This site is supported by the advertisements on it, please disable your AdBlocker so we can continue to provide you with the quality content you expect.
  1. Follow us on Twitter @buckeyeplanet and @bp_recruiting, like us on Facebook! Enjoy a post or article, recommend it to others! BP is only as strong as its community, and we only promote by word of mouth, so share away!
    Dismiss Notice
  2. Consider registering! Fewer and higher quality ads, no emails you don't want, access to all the forums, download game torrents, private messages, polls, Sportsbook, etc. Even if you just want to lurk, there are a lot of good reasons to register!
    Dismiss Notice

tBBC Making the List: Yoshi Oyakawa

Discussion in 'News' started by jcollingsworth, Jan 29, 2016.

  1. Making the List: Yoshi Oyakawa
    jcollingsworth
    via our good friends at Buckeye Battle Cry
    Visit their fantastic blog and read the full article (and so much more) here


    [​IMG]
    Its still winter…basketball is certainly dominant on our minds. There’s hockey too, and of course wrestling. But shall we jump? Let’s talk swimming.

    Yoshi Oyakawa was born August 9, 1933 in Kona, Hawaii. He was a natural swimmer from the beginning according to his parents. He began competitively late for a swimmer – 15 years old. But once he spun on his back in the water, he says at 16, he became unstoppable. He was off to the Olympics at 18.

    When he won the 100 meter backstroke at the Helsinki Olympic Games in 1952 he beat Adolph Kiefer’s Olympic record which had stood since 1936. Yoshi had nailed a time of 1:05.4. Adolph Kiefer’s time which had ruled was 1:05.9. Yoshi has been referred to as the last of the straight-armed backstrokers. He would participate in a second Olympics (1956 Melbourne). He never repeated his success of Helsinki.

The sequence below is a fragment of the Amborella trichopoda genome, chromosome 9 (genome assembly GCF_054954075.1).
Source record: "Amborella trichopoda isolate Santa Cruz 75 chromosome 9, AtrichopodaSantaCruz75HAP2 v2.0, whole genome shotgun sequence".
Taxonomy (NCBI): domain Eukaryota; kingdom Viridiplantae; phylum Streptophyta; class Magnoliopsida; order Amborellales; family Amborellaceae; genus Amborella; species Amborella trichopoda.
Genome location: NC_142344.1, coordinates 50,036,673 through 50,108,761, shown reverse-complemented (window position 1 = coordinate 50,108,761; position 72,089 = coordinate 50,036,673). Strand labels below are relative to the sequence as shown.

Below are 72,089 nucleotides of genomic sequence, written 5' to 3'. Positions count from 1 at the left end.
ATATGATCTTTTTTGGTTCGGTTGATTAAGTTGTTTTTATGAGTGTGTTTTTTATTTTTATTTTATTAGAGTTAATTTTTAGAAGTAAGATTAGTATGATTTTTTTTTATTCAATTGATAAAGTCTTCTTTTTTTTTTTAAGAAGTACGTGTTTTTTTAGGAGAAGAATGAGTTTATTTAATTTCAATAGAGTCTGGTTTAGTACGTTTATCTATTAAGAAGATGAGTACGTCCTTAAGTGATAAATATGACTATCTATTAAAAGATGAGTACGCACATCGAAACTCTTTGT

Yoshi had decided to travel from Hawaii and swim for The Ohio State University. With the Buckeyes he would win six AAU titles, including the backstroke double in 1953 and 1955. He would score a double for Ohio State at the NCAA title games of 1953, 1954, and 1955.

    For the record: Yoshi holds a gold medal (100 meters backstroke) in that memorable 1952 Helsinki match. During his time in Columbus he would win the Buckeyes 7 gold in NCAA Championship matches; 9 gold in The Big Ten Matches. And he would hold world records in the 100 yard & 100 meter backstroke.

    The Hawaiian who found a home in Columbus would be a phenomenal talent during an era that highlighted the sport of swimming with more enthusiasm than today. Others have certainly bested Yoshi in his times for the 100 yard and 100 meter world records but no one has done it better straight-armed. The newer bent-arm techniques have generated the need to keep notice of the old and valued technique of the straight-arm. Therefore Yoshi’s records remain intact. He is indeed the fastest ever straight-armed backstroker in history.

    [​IMG]



    Men’s 100M Backstroke


    [​IMG]

    Yoshi Oyakawa would remain in Ohio, marrying his college sweetheart. He has stayed active and is a testament to the discussion of who are the better athletes. Yoshi makes a strong case that swimmers are at the age of 83.

    It only makes since to include Yoshi to Making the List. It makes sense on at least two levels: 1) He deserves it. 2) He is an Olympian Gold Medalist. And I should add a third reason – 3) He holds a world record. Yoshi is a Buckeye and we are grateful that he is.

    The post Making the List: Yoshi Oyakawa appeared first on The Buckeye Battle Cry: Ohio State News and Commentary.

    Continue reading...
     

Share This Page